Today's post is from a special guest who happens to be a professional magician.
When I’m on the streets performing magic, a lot goes on in very little time: I have to make myself stand out from the rest of the noise that’s in the city, I have to get them to watch, and I have to get them to pay me. Unlike magicians who walk around with a camera crew, I’m working alone, and I’m not just doing it for the reactions – though I love my art, I am (let’s be honest) also trying to make some money off of what I do.
1. How to tell a good story
First thing’s first: I need to get people to stop. To do that, I need to be telling an intriguing story. That is, really, what most people are interested in – other people’s stories. Before I even open my mouth, my story is pretty clear. Everything from what I wear to the props that I use make me stand out and, I think, make people wonder about who I am and what I do. A friend of mine who saw me perform told me once that I look like a traveling vagabond. The trick after that is to continue telling that same story in the effects that I do and the words that I use. The story is how I pique people’s interest and keep them engaged until the end of the show.
2. How to build relationships
There’s a lot of politics on the street, especially when there’s a limited amount of space and many performers. It’s important to have good relationships, even with your competitors. While there’s a pretty clear-cut legal “first come, first serve” policy in place, it’s important to understand the needs of different types of performers so that you can negotiate with them when you both need something. And, more importantly, it’s nice to be able to help each other out every so often. Building a strong relationship with a more experienced performer also means the opportunity to learn a lot.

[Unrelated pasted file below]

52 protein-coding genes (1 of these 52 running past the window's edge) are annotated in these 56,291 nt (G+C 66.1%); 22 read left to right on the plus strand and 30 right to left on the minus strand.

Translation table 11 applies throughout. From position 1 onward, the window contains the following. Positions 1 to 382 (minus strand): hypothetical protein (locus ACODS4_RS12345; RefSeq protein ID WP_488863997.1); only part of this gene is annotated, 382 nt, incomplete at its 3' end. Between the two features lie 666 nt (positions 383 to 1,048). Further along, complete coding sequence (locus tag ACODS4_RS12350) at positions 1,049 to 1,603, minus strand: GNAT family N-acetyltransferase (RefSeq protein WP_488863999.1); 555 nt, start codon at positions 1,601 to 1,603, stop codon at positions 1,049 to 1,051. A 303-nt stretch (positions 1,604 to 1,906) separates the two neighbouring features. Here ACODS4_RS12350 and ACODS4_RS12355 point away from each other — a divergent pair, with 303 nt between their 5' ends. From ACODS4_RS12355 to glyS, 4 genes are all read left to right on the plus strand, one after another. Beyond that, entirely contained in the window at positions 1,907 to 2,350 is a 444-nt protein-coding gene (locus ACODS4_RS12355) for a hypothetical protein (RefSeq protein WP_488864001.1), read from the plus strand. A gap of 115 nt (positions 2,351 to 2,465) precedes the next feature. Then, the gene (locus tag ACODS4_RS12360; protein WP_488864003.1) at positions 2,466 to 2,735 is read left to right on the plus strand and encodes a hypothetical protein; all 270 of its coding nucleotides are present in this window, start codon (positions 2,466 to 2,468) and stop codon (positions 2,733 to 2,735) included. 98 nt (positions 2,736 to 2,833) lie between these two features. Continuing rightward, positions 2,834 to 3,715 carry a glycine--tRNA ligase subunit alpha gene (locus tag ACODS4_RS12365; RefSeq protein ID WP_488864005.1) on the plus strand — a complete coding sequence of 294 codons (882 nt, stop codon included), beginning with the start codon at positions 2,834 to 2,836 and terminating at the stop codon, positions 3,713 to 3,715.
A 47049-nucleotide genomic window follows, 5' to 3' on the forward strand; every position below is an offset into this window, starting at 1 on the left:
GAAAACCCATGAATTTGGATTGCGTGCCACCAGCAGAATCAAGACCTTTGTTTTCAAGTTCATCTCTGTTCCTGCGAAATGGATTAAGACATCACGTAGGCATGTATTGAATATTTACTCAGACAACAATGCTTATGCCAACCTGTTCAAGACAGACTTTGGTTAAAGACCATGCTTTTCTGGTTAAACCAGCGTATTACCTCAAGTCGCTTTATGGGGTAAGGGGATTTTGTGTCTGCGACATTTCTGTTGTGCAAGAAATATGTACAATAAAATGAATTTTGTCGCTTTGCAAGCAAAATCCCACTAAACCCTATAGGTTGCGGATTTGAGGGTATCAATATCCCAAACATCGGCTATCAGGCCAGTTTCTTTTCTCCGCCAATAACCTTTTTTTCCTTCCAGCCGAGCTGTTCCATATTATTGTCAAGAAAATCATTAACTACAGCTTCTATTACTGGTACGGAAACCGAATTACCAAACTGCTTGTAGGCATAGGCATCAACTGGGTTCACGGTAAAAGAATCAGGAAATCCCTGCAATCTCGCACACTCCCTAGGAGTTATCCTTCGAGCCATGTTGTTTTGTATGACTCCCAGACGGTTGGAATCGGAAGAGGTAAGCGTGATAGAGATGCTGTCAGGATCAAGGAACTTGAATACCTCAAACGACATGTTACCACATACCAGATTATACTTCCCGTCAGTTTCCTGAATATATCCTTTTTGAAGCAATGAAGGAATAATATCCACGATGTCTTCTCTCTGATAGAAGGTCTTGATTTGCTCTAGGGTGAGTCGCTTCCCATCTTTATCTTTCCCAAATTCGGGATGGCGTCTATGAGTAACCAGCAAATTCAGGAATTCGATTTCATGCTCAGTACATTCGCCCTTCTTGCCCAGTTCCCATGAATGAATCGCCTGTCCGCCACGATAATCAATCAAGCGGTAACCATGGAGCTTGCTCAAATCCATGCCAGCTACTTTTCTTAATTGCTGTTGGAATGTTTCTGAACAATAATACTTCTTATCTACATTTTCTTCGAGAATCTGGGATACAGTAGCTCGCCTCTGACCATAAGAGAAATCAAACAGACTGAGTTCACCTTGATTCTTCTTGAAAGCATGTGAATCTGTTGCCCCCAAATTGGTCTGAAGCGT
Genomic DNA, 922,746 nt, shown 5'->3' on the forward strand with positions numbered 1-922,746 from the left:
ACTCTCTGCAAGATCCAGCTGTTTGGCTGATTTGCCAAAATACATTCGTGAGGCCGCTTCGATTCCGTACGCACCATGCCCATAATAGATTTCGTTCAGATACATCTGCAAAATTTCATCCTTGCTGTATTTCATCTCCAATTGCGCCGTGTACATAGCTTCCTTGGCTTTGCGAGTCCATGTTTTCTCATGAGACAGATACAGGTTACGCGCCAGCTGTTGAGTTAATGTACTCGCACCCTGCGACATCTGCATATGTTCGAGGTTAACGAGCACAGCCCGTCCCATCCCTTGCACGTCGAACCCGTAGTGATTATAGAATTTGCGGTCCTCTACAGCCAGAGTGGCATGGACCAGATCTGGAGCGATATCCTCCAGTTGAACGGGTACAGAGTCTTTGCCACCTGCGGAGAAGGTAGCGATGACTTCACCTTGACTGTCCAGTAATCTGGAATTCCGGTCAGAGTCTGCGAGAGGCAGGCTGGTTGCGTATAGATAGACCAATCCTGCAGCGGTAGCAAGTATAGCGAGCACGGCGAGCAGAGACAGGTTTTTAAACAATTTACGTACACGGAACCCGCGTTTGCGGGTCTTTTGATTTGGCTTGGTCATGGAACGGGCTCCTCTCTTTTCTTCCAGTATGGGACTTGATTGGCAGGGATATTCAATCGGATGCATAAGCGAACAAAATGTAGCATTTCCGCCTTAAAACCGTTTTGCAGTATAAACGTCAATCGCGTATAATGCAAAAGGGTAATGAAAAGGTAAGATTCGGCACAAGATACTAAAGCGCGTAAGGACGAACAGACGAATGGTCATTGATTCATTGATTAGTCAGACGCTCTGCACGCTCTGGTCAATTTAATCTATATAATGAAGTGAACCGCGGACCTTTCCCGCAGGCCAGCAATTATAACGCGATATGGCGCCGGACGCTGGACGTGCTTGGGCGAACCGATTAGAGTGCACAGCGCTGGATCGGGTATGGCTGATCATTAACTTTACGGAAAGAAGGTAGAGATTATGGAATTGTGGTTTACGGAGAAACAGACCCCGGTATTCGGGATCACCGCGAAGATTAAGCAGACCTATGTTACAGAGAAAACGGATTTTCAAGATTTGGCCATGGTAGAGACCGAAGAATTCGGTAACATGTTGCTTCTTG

3. How to articulate the value that I bring
People generally enjoy watching me perform – but that doesn’t mean that they’ll think it’s worth paying me for it. What I give people is often intangible, and I don’t want them to be handing me money out of some sense of pity. If I’m going to get anything more than a handful of spare change, I need to clearly explain that I am, indeed, giving them something valuable. I’m giving my audiences (whether they be one shopper or an entire family of tourists) fifteen to twenty minutes of live theater. I’m making that particular part of the city a desirable place to visit. I am embedding myself and my art into people’s memories. I think that’s valuable – and I need my audiences to think that too.
4. How to ask for what I want
But I don’t just want applause and an enthusiastic “Thank you” at the end of it all. People might internally recognize that value and want to show appreciation for it, but for the most part, they might not know that the proper way to thank me is with a $5, $10, or $20 dollar bill. Most people don’t know how much to pay a street performer, even if they would be willing to. Explaining what’s expected is important. And as long as you’ve done the last step (convinced them that what you do is valuable), then they’ll be more than willing to pay you for what you’ve given them. After all, that’s what a value transaction is in the end.
5. How to deal with failure
I’ve failed. Oh, I’ve failed so much. I actually was unable to complete my show a couple of times when I just couldn’t escape from a straight jacket. But that’s only one type of failure. There have been so many times when I’ve struggled to build an audience, or I failed at articulating my value, or I just couldn’t get myself to ask people to pay me. Learning how to do all that involves doing it the wrong way many many times. The key isn’t to not fail – the key is to recognize when something doesn’t work and figure out how to do it differently until it finally does work.
Felice is a social scientist and street magician. She has performed magic most of her life but only started to regularly perform on the streets in the spring of 2014, when she began conducting research on Chicago-based street performers for her MA thesis at the University of Chicago. Felice currently lives in Massachusetts, where her day job is all about researching and learning from people – but when she jumps in the phone booth and does the super-fast-spinny thing, you’ll find her sharing her magic with audiences in Harvard Square. To read a little more about her, her research, and her magic, check out Thoughts of an Amateur Magician.
Professional Development and Personal Finance Blog